SymTrak-8 as a Brief Measure for Assessing Symptoms in Older Adults



Patient- and caregiver-reported 23-item SymTrak scales were validated for monitoring clinically actionable symptoms and impairments associated with multiple chronic conditions (MCCs) in older adults. Items capture physical and emotional symptoms and impairments in physical and cognitive functioning. An abbreviated SymTrak is desirable when response burden is a concern.


Develop and validate the 8-item SymTrak.

Design and Participants

Secondary analysis of SymTrak validation study; 600 participants (200 patient-caregiver dyads; 200 patients without an identified caregiver).

Main Measures

Demographic questions, SymTrak, and Health Utility Index Mark 3 (HUI3).

Key Results

SymTrak-8 demonstrated good fit to a one-factor model using confirmatory factor analysis (CFA). Concurrent criterion validity was supported by high standardized linear regression coefficients (STB) between baseline SymTrak-8 total score (independent variable) and baseline HUI3 preference-based overall HRQOL utility score (dependent variable; 0 = death, 1 = perfect health), after adjusting for demographics, comorbid conditions, and medications, with strength comparable to SymTrak-23 (STB = − 0.81 and − 0.84, respectively, for SymTrak-8 and SymTrak-23, when patient-reported; and − 0.60 and − 0.62, respectively, when caregiver-reported). Coefficient alpha (0.74; 0.76) and 24-h test–retest reliability (0.83; 0.87) were high for SymTrak-8 for patients and caregivers, respectively. The convergent correlation between brief and parent SymTrak scales was high (0.94). SymTrak-8 demonstrated approximate normality and a linear relationship with SymTrak-23 and HUI3. Importantly, a 3-month change in SymTrak-8 was sensitive to detecting the criterion (3-month reliable change categories; improved, stable, declined in HUI3 overall utility), with results comparable to SymTrak-23.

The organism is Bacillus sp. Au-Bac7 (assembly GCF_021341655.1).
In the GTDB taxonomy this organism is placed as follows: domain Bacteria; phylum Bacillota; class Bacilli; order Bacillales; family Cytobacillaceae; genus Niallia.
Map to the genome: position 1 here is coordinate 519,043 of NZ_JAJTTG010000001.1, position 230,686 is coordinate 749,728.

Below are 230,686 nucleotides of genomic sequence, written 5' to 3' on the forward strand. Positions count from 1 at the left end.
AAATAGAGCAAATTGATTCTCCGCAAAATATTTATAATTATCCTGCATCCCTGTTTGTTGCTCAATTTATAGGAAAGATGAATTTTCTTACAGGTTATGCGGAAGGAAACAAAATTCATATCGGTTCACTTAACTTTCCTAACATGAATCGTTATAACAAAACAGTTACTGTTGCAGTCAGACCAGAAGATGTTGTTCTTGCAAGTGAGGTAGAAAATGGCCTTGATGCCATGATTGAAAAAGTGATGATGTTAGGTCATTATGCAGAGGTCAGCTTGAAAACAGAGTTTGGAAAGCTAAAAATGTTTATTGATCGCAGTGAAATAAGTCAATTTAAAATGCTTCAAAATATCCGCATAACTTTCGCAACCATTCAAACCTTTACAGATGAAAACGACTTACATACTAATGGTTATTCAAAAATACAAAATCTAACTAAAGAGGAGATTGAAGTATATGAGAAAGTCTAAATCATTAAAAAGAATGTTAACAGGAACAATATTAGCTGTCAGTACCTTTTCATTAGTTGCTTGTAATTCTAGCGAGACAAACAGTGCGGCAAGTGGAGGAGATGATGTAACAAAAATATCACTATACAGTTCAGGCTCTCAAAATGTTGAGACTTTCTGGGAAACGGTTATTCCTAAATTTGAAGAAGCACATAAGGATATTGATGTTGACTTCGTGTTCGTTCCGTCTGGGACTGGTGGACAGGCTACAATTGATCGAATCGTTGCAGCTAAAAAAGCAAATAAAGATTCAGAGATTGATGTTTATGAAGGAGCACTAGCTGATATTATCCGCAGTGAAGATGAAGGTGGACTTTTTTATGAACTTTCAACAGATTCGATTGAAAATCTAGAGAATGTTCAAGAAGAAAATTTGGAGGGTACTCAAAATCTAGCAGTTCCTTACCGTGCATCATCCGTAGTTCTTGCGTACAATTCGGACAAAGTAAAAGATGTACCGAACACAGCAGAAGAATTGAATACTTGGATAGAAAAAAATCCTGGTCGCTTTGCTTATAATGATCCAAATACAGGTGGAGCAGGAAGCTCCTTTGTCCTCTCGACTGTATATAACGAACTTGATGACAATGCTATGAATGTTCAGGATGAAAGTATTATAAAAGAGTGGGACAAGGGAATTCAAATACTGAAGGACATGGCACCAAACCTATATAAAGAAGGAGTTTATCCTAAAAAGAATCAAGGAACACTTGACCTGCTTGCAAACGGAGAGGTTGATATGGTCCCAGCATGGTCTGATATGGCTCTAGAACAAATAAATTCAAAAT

SymTrak-8 total score demonstrates internal reliably, test–retest reliability, criterion validity, and sensitivity to change that are comparable to SymTrak-23. Thus, patient- or caregiver-reported SymTrak-8 is a viable option for identifying and monitoring the aggregate effect of symptoms and functional impairments in patients with multimorbidity when response burden is a concern.

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This work was supported by a National Institute on Aging R01 award to P.O.M. (R01 AG043465). The sponsor had no role in study design; in the collection, analysis, and interpretation of data; in the writing of the report; or in the decision to submit the article for publication. The views expressed in this article are those of the authors and do not necessarily represent the views of the National Institute on Aging.

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Correspondence to Patrick O. Monahan PhD.

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Conflict of Interest

All authors have no financial or non-financial interests. Patrick O. Monahan is Chief Technology Officer and has 3% equity ownership (valued at $3000) in a for-profit company called RestUp. The purpose of RestUp is to use internet and mobile technology to connect caregivers and care seekers. The RestUp caregivers are paid hourly, as 1099 contractors, by care seekers, and RestUp earns its income by receiving a percentage of each hour worked. The present paper has no overlap with the RestUp company; the SymTrak tool developed in the paper is not used in the RestUp company; and none of the activities of the RestUp company are involved in any way with this paper or the SymTrak tool.

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Monahan, P.O., Kroenke, K. & Stump, T.E. SymTrak-8 as a Brief Measure for Assessing Symptoms in Older Adults. J GEN INTERN MED (2020).

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Key Words

  • primary care
  • psychometrics
  • multimorbidity
  • aging
  • scale
  • symptoms